Meanwhile Barbossa, Will, and company set sail for the far reaches of the world and over the horizon. This whole time Jack Sparrow has been living in a strange altered reality -a discombobulated scene that completely disrupts the electric pace of the plot. Aesthetically, it looks more like a Johnny Depp-inspired acid flashback, and the only way to escape is to flip a ship at sunset. They recover the Black Pearl with the maps to Davy Jones’s locker where they meet the dead being ferried onward by the Flying Dutchman. At any rate, there are numerous odd side-plots (such as a troubled yet forgettable romance between Will and Elizabeth, a secret agreement between Will and Sao Feng, various bargains made between all the different factions) and ultimately the group is reunited and ventures to an island where the washed up remnants of the kraken lie, it is also the location of a diplomatic convening of the pirate lords (who all represent a collection of silly racial tropes from the cinema of yesteryear -with Keith Richards as Johnny Depp’s father). The inane bureaucracy of the pirate lords at Shipwreck Cove eventually leads to the release of Calypso, a giant sea goddess trapped in human form who once was the lover of Davy Jones. Calypso is soon revealed to be Tia Dana the voodoo priestess from the previous film. Elizabeth is given a piece of eight (after nearly being raped in the caricature-esque opium den of Sao Feng) and so she becomes a pirate lord because Sao Feng mistakes Elizabeth for the mythical Calypso. Suddenly Elizabeth is taken captive aboard the Flying Dutchman where she is imprisoned but she meets a crusty Bootstrap Bill in her cell. To further complicate matters Bootstrap Bill claims that in order for him to be rescued, Davy Jones must be killed but whoever kills him is destined to become the new captain of the Flying Dutchman and can only go ashore once every ten years. Then Norrington sacrifices himself so Elizabeth can escape but the Flying Dutchman remains under English control. Also, apparently Will has defected to the English so they also set sail for the pirate brethren following Jack’s magic compass.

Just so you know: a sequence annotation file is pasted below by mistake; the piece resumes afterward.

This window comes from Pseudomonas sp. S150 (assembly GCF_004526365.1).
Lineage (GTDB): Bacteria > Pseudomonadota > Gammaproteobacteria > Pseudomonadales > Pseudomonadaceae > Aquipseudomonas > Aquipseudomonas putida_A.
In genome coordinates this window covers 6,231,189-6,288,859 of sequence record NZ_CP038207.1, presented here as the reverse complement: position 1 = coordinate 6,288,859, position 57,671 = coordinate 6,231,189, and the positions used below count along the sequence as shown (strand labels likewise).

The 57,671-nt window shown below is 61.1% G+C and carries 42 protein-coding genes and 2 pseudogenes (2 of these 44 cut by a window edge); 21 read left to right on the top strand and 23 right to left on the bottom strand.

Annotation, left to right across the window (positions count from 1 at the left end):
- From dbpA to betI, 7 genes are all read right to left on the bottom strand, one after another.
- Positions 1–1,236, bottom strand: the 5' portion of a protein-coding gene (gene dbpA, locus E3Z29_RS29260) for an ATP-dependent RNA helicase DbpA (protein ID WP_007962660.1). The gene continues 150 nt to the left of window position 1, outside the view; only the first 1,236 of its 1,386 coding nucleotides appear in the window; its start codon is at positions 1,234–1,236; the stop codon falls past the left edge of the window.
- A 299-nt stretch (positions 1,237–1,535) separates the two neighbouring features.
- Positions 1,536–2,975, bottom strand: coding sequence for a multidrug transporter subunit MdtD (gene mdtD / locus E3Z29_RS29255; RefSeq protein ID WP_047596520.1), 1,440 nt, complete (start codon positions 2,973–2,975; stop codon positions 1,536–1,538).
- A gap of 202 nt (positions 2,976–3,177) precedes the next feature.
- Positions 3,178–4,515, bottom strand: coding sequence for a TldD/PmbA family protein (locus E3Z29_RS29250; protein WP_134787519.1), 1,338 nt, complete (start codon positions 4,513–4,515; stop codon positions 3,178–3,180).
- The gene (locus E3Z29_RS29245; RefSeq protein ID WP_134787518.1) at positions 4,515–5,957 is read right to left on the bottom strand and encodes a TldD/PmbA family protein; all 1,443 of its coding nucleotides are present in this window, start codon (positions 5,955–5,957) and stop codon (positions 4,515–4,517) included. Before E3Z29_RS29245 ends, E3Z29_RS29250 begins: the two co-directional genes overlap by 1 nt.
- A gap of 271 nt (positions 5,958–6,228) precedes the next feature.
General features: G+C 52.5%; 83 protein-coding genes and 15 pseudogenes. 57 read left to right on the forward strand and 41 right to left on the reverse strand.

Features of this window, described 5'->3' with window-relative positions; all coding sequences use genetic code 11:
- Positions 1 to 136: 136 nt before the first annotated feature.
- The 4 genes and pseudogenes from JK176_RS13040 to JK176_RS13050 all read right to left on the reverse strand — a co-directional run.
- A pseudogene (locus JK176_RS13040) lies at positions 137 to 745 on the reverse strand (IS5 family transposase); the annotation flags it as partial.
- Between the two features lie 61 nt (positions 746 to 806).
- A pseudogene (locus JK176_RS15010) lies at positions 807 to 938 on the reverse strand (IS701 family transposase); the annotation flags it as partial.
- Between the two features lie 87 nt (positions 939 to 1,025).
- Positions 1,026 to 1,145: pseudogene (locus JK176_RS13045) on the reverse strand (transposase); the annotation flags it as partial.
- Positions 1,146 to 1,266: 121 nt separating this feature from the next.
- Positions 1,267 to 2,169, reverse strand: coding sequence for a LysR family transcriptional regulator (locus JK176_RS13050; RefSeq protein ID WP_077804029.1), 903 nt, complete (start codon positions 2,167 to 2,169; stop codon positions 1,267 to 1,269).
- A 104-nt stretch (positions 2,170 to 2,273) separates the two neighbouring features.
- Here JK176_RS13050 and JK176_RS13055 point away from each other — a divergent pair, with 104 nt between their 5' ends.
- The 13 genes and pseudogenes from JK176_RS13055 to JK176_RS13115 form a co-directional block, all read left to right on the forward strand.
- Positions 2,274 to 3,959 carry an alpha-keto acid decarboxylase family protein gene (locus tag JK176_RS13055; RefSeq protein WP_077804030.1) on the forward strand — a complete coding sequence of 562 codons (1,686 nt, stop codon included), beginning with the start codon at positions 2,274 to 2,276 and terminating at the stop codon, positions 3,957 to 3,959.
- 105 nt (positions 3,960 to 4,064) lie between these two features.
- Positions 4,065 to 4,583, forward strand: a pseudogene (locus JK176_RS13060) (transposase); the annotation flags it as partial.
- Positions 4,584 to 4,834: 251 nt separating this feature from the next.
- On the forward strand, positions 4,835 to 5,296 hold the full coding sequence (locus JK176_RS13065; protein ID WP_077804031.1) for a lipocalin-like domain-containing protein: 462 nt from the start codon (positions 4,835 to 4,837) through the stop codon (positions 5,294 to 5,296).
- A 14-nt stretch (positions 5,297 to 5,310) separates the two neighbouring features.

As the haphazard plot continues, Elizabeth announces herself to the pirate lords and they agree to an all-out war. They release Calypso, an ancient goddess who was bound by the nine pirate lords in generations past (a vague allusion to the Homeric epics). This leads to seemingly infinite back-stabbings and betrayals, and an absolutely absurd war of all against all that never seems to end. It becomes a battle for the survival of piracy against the cold, intransigent empire of the East India Company. During the battle, Calypso disappears into a mountain of crabs, Will and Elizabeth are frivolously married in order for the screenwriters to continue forcing a romance between the two characters (apparently the script was feverishly being written while being filmed), at the same time Jack Sparrow and Davy Jones duel over a massive whirlpool. Somewhere in the mix, Davy Jones is killed and Will becomes the new immortal captain of the Flying Dutchman and the leaders of the East India Company are destroyed when the pirate forces unite against them. Thus ending the “epic” battle. In the end Barbossa abandons Jack Sparrow to search for the Fountain of Youth but Jack has stolen the map to the fountain, meanwhile Will impregnates Elizabeth just before heading out to sea for his cursed ten years as the new captain of the Flying Dutchman. Years later we are offered a glimpse of Elizabeth standing along the shoreline with a child, waiting for Will’s return. It is a fitting end to a cataclysmic montage of cynical incoherence, an homage to excessive modern indulgence, and corporate greed. What an atrociously awful movie.